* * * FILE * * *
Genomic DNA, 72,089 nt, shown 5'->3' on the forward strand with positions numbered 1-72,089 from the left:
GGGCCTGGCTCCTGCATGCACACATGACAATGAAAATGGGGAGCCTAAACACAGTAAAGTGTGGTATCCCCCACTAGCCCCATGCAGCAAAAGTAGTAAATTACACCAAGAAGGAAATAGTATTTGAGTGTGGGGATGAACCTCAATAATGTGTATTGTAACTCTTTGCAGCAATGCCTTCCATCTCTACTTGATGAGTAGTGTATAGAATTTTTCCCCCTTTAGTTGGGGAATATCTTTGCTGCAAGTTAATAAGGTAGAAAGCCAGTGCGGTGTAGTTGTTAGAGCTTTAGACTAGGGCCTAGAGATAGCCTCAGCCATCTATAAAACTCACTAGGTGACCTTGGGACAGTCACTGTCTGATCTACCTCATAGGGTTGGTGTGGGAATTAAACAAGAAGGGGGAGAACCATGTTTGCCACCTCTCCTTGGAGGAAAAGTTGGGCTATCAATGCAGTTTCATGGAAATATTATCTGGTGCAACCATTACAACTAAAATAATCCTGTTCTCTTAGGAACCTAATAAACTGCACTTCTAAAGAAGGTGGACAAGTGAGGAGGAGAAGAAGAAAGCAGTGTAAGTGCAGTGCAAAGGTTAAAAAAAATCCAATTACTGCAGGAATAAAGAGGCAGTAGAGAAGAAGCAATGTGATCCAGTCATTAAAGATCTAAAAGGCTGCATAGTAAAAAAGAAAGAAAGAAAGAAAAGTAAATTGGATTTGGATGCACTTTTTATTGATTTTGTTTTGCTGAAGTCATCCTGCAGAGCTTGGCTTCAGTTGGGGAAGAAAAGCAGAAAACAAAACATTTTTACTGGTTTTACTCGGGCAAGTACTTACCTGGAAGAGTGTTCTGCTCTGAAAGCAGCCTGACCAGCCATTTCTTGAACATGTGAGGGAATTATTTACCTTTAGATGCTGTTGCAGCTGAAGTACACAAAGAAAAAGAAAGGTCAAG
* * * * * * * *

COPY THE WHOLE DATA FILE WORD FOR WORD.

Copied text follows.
Genomic DNA, 72,089 nt, shown 5'->3' on the forward strand with positions numbered 1-72,089 from the left:
GGGCCTGGCTCCTGCATGCACACATGACAATGAAAATGGGGAGCCTAAACACAGTAAAGTGTGGTATCCCCCACTAGCCCCATGCAGCAAAAGTAGTAAATTACACCAAGAAGGAAATAGTATTTGAGTGTGGGGATGAACCTCAATAATGTGTATTGTAACTCTTTGCAGCAATGCCTTCCATCTCTACTTGATGAGTAGTGTATAGAATTTTTCCCCCTTTAGTTGGGGAATATCTTTGCTGCAAGTTAATAAGGTAGAAAGCCAGTGCGGTGTAGTTGTTAGAGCTTTAGACTAGGGCCTAGAGATAGCCTCAGCCATCTATAAAACTCACTAGGTGACCTTGGGACAGTCACTGTCTGATCTACCTCATAGGGTTGGTGTGGGAATTAAACAAGAAGGGGGAGAACCATGTTTGCCACCTCTCCTTGGAGGAAAAGTTGGGCTATCAATGCAGTTTCATGGAAATATTATCTGGTGCAACCATTACAACTAAAATAATCCTGTTCTCTTAGGAACCTAATAAACTGCACTTCTAAAGAAGGTGGACAAGTGAGGAGGAGAAGAAGAAAGCAGTGTAAGTGCAGTGCAAAGGTTAAAAAAAATCCAATTACTGCAGGAATAAAGAGGCAGTAGAGAAGAAGCAATGTGATCCAGTCATTAAAGATCTAAAAGGCTGCATAGTAAAAAAGAAAGAAAGAAAGAAAAGTAAATTGGATTTGGATGCACTTTTTATTGATTTTGTTTTGCTGAAGTCATCCTGCAGAGCTTGGCTTCAGTTGGGGAAGAAAAGCAGAAAACAAAACATTTTTACTGGTTTTACTCGGGCAAGTACTTACCTGGAAGAGTGTTCTGCTCTGAAAGCAGCCTGACCAGCCATTTCTTGAACATGTGAGGGAATTATTTACCTTTAGATGCTGTTGCAGCTGAAGTACACAAAGAAAAAGAAAGGTCAAG